Locally vs. Globally

I have a score where I want the Metronome Markings+text to show in the score but only tempo text in the parts. I have played around with the globally-locally properties a little, without any result.
Is the thing that I want even possible?

You have to do a little trickerydoo:
Add one of those on beat 1, and add the other one a 1/64th later. Then you can hide one in the score and the other in the parts.

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So I have to use a workaround because they didn’t separate the score from the parts in this instance. Very crude formulated, I know, but I hope you get my meaning.
To bad I don’t do workarounds. Either the software is capable or it is not. Hip hurra for the digital conservatives. :slight_smile:

I know this feeling too well :wink:
It’s all about “how important is this thing that I want to achieve”.


A workaround is just “something that takes more steps than I would ideally like”.


If my exact requirement is not possible at this stage of Dorico’s development and I have to use a workaround to achieve the end result that I want, I’ll take the workaround any day.


One of the most important reasons I don’t do workarounds, is the claim that Dorico is faster than other notation software. But with every workaround the workflow is getting slower. I know Dorico is still a relatively young program, but it seems to me that some of the things we are doing workarounds for is pretty small things that easily could have been programmed from the start. I am beginning to suspect that the programmers have to meet fast deadlines by which they have to gloss over things, that might not seem important to the moneymen. But that is purely speculation on my side.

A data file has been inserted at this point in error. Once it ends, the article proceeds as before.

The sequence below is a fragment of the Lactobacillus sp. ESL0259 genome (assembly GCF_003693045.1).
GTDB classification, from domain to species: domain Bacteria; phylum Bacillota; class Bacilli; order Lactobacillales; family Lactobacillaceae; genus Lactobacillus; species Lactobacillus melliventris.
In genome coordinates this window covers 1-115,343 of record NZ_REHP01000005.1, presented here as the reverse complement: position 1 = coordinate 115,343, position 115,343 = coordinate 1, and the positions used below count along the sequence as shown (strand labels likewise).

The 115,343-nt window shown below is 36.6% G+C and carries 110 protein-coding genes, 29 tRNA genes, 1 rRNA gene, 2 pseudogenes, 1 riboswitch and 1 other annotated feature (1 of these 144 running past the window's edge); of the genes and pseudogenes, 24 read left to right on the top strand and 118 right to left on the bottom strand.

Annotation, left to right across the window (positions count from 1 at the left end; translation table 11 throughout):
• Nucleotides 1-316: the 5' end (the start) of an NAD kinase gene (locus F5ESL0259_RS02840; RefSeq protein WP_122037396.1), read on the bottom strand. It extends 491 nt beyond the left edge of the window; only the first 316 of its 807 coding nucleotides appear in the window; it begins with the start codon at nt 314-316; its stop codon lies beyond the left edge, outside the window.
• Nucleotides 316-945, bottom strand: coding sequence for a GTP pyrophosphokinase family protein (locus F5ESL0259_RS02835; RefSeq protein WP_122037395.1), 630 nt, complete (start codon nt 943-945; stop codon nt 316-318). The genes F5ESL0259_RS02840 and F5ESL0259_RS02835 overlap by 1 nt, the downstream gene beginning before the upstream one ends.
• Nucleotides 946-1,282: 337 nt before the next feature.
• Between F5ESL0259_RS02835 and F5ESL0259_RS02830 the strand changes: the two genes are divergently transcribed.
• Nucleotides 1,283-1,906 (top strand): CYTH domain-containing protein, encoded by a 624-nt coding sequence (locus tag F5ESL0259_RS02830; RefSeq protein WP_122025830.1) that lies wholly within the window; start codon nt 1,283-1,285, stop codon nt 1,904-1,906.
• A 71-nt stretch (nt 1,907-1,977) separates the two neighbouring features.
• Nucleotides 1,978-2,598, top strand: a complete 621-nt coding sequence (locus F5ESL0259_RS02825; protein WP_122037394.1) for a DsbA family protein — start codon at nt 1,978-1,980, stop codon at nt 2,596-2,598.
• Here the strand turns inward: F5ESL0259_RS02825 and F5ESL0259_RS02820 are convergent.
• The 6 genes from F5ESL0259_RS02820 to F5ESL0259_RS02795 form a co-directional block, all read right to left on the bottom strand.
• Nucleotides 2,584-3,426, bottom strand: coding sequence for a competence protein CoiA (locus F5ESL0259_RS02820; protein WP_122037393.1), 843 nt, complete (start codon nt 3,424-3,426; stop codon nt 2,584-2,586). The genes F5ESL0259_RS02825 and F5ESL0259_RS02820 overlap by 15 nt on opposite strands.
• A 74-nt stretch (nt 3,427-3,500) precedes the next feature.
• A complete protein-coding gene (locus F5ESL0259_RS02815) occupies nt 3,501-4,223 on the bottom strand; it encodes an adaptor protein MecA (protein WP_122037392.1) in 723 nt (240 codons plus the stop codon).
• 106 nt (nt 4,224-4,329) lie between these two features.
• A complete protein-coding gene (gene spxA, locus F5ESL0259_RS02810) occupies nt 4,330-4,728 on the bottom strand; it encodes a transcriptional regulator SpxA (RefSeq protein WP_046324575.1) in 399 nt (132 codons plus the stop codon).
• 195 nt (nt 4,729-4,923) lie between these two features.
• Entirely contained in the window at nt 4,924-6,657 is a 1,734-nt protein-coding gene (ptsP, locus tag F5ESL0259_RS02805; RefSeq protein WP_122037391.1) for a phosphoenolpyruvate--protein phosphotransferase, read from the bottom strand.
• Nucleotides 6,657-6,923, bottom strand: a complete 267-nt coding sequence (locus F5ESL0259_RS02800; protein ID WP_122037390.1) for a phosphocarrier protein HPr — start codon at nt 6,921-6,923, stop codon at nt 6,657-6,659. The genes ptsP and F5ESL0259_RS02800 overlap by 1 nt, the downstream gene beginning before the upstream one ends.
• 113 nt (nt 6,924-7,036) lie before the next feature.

Yes. Yes it is.

But I don’t understand – if you have to use a “workaround” to achieve something, you just won’t bother achieving that result?

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Perhaps the programmers worry that “with every [programming] workaround [their] workflow [might get] slower.”

I don’t pretend to try to deduce the Development Team’s motivations, especially considering how much effort they spend listening to and helping those of us who use their program.

If I want something enough, I don’t mind putting in the effort to do whatever is possible to achieve it.

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Yeah… well… Everybody got a streak of stupid in them.
So this is a bit of my stupid streak. :slight_smile:

Unless you think of me as one of “the moneymen” because I’m Dorico’s product manager and the person who ultimately sets the priorities for what we’re working on, I can tell you that upper management at Steinberg do not interfere or even express much of an opinion on precisely how we choose to spend our development time – and that’s true for all of our products. They trust the experts they have hired to build these highly specialised, unique tools, and they don’t micromanage.

(I certainly don’t like to think of myself as one of the moneymen, because here I am sitting at my desk at midnight answering questions from our users and hoping to be helpful! I also spend most of the time that I personally work on Dorico from a development point of view attending to tiny details, things that might otherwise slip between the cracks, and I believe we have an especially keen understanding of the big differences apparently small changes can make to users.)

The specific reason why you can’t set the properties for whether metronome marks and tempo text are visible in different layouts is because of the way we set up that data many years ago when we were first designing the implementation of tempo items. We were working to the best available requirements we had at our disposal at the time, and architected the data design to accommodate those requirements. When new requirements emerge that we didn’t account for in the original design, we have to consider how to accommodate those requirements. Because the data about what kind of data is shown for a tempo item is intrinsic to the item, it’s not simple to change this.

However, we know this is a requirement that users would like us to address, and it’s on our backlog of things we plan to change in future.